Firmenich’s Pierre Negrin, Frank Voelkl, Harry Fremont and Jacques Cavallier worked with Zegna and Trudi Loren, vice president of corporate fragrance development worldwide for the Estée Lauder Cos., to concoct the Essenze scents, which share one common ingredient, Calabrian bergamot, which is used in varying strengths in each formula. Zegna owns the bergamot harvest used in this collection.
“Searching for the best raw materials is in our DNA,” said Zegna. As such, each fragrance is intended to showcase a signature raw material. Italian Bergamot, the collection’s lead scent, features Calabrian bergamot oil surrounded by neroli, rosemary and vetiver. Sicilian Mandarin features mandarin with notes of bergamot, spearmint, petitgrain and moss. Javanese Patchouli highlights patchouli, combined with bergamot, pink pepper, tonka bean and cedar wood. Indonesian Oud is built around rare oud wood, with notes of rose, amber, patchouli and bergamot. Florentine Iris blends three different iris notes, paired with bergamot, jasmine, violet and musk. The rare nature of the scents will be called out in packaging inserts and in store. Additional scents are expected to join the collection going forward.
Each scent will retail for $195 for a 4.2-oz. bottle. Glass bottles feature a fabric label with a corresponding colored border that reflects the key notes in each scent.
While executives declined comment on projected sales, industry sources estimated that the collection could do upwards of $5 million at retail globally in its first year on counter. Industry sources estimated that within three years, the total Zegna beauty universe could generate sales of $200 million at retail.
Zegna remains a men’s-only apparel brand and that won’t be changing in the foreseeable future, he said. Currently, it is an approximately 1.13 billion euro, or $1.41 billion at current exchange, business that is two-thirds retail and one-third wholesale, he said. “Today, Asia is about 50 percent of the business and is a 100 percent retail business,” Zegna noted, naming Japan and China — the latter of which Zegna entered in 1991 — as bright spots. Two-thirds of the 557 Zegna stores (the corporation owns 311 of the Zegna stores) are in Asia. In total, Zegna products can be found in about 1,000 points of sale globally. The U.S. business — which, like Europe, is 50 percent retail and 50 percent wholesale — continues to gain steam, Zegna added. Overall, 50 percent of Zegna’s business is done in Asia, with the Americas accounting for 20 percent and Europe 30 percent of overall sales.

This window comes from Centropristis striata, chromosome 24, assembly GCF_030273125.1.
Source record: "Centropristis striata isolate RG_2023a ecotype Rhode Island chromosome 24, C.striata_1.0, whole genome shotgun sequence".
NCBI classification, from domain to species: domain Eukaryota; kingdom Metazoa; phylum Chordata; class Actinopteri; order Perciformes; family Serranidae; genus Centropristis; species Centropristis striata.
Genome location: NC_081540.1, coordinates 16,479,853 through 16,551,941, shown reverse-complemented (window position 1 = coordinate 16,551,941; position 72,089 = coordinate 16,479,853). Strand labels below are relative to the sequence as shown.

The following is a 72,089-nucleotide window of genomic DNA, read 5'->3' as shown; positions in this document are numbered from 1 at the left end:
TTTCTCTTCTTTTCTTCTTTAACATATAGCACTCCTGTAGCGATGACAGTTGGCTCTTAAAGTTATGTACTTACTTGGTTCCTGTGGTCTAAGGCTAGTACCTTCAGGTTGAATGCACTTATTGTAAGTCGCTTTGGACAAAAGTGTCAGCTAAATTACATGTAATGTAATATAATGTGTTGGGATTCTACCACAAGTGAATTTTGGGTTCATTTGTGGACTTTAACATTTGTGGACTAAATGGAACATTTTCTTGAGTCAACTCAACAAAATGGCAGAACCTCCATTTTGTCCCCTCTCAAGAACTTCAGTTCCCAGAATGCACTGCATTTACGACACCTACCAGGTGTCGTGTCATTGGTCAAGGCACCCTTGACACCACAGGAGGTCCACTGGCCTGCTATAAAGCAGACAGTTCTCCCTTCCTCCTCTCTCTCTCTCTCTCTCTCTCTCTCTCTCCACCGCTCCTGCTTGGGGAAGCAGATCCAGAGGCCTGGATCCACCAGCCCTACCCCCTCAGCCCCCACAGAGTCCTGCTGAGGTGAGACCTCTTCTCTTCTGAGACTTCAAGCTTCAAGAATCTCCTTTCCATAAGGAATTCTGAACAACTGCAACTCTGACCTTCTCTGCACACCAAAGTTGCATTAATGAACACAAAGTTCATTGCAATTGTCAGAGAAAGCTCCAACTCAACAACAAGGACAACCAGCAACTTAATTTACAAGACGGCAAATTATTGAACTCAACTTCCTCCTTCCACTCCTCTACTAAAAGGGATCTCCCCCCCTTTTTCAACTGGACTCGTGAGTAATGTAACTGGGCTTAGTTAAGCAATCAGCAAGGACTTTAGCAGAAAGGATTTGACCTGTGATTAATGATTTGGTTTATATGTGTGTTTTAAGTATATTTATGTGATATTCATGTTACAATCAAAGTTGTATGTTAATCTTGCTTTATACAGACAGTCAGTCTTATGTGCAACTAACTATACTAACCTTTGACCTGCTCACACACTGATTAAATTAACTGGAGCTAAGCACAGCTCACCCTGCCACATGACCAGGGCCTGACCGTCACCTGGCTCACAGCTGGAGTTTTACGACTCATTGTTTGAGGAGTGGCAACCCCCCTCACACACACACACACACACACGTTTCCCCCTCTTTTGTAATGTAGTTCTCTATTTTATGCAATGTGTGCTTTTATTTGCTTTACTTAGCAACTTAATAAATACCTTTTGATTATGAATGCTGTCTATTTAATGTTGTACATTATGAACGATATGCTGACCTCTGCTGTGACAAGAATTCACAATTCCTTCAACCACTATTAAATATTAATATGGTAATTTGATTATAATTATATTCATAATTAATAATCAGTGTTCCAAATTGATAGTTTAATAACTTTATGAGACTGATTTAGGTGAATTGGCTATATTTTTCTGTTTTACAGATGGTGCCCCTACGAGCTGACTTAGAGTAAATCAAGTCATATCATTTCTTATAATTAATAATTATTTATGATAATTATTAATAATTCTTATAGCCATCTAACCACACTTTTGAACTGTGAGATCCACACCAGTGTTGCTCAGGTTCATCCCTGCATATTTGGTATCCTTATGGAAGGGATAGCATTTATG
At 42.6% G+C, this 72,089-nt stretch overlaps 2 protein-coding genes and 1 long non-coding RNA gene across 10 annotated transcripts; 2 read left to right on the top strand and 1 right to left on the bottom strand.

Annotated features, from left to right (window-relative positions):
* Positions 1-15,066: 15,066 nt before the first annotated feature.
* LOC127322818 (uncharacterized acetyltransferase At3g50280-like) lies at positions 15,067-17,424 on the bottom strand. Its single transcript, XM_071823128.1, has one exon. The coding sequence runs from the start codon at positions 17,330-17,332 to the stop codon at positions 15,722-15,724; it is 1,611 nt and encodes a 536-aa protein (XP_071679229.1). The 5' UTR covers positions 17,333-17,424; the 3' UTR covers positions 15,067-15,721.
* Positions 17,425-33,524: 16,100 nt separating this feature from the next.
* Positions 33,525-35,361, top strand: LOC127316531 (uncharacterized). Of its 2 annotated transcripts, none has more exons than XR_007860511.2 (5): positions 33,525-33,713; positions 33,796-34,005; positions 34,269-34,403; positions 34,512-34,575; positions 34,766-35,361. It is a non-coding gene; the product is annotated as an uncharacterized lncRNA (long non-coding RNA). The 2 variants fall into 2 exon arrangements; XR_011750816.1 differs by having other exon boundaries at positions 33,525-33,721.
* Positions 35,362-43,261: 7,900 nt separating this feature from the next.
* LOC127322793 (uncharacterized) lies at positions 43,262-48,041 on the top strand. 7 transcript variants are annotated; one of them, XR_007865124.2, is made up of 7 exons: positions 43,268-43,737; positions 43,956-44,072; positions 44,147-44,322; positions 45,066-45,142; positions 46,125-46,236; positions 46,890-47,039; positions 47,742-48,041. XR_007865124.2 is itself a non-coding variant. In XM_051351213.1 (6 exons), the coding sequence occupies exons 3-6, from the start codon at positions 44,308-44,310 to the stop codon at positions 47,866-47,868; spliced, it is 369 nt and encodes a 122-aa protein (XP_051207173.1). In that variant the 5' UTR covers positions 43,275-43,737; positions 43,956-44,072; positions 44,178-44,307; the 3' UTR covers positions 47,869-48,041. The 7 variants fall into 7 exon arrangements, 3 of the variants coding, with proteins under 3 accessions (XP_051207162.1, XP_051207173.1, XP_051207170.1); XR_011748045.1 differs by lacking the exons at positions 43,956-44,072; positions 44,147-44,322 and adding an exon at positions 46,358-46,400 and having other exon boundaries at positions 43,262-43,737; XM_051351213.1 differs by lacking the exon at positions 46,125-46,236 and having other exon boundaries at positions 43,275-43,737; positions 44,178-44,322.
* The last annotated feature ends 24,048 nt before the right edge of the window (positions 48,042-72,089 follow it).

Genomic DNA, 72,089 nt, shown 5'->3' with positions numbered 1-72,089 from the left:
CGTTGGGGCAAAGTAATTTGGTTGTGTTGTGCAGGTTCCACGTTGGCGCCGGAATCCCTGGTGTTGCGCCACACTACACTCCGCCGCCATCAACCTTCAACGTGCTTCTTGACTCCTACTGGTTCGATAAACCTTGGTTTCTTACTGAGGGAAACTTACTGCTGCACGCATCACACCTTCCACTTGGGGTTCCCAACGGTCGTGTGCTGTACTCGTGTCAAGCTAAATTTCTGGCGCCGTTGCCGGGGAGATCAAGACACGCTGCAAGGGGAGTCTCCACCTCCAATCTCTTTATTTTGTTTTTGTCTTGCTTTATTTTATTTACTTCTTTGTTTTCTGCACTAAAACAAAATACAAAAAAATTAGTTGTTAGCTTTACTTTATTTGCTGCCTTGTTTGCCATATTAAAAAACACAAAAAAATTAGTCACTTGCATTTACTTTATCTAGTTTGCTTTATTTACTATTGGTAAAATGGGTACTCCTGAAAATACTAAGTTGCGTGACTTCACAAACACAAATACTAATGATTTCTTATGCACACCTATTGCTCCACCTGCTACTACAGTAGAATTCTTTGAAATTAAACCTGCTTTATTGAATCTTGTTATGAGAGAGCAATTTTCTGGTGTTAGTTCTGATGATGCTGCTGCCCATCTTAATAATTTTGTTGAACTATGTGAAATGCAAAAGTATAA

“Azzedine has been one of the biggest influences in my life. He has always been such a strong, loving, fatherly figure to me. I call him Papa. His designs are indescribably unique, they are pieces of art. He knew how to make the female form look its loveliest. I have so many memories of him; my favorite might be during my first show with him in Paris. He liked me and he wanted to help me get more work. He called all his friends at Kenzo and Comme des Garcons, and asked them to book me. They said, ‘But she can’t walk!’ And he said, ‘but she has such a great ass!' His friendship and support has been the great privilege of my career. I can't imagine life without him. Repose en paix mon Papa.” - @stephanieseymour tells @wwd. #wwdfashion (📷: @steveeichner) #alaia #azzedinealaia
Azzedine Alaïa, flanked by two of his closest friends, models Stephanie Seymour and Naomi Campbell.
He designed Seymour’s dress for her 1995 wedding to Peter Brant, and treated Campbell (who famously called him Papa), like a daughter. For more on the legendary designer, tap the link in bio. #wwdfashion #alaia #azzedinealaia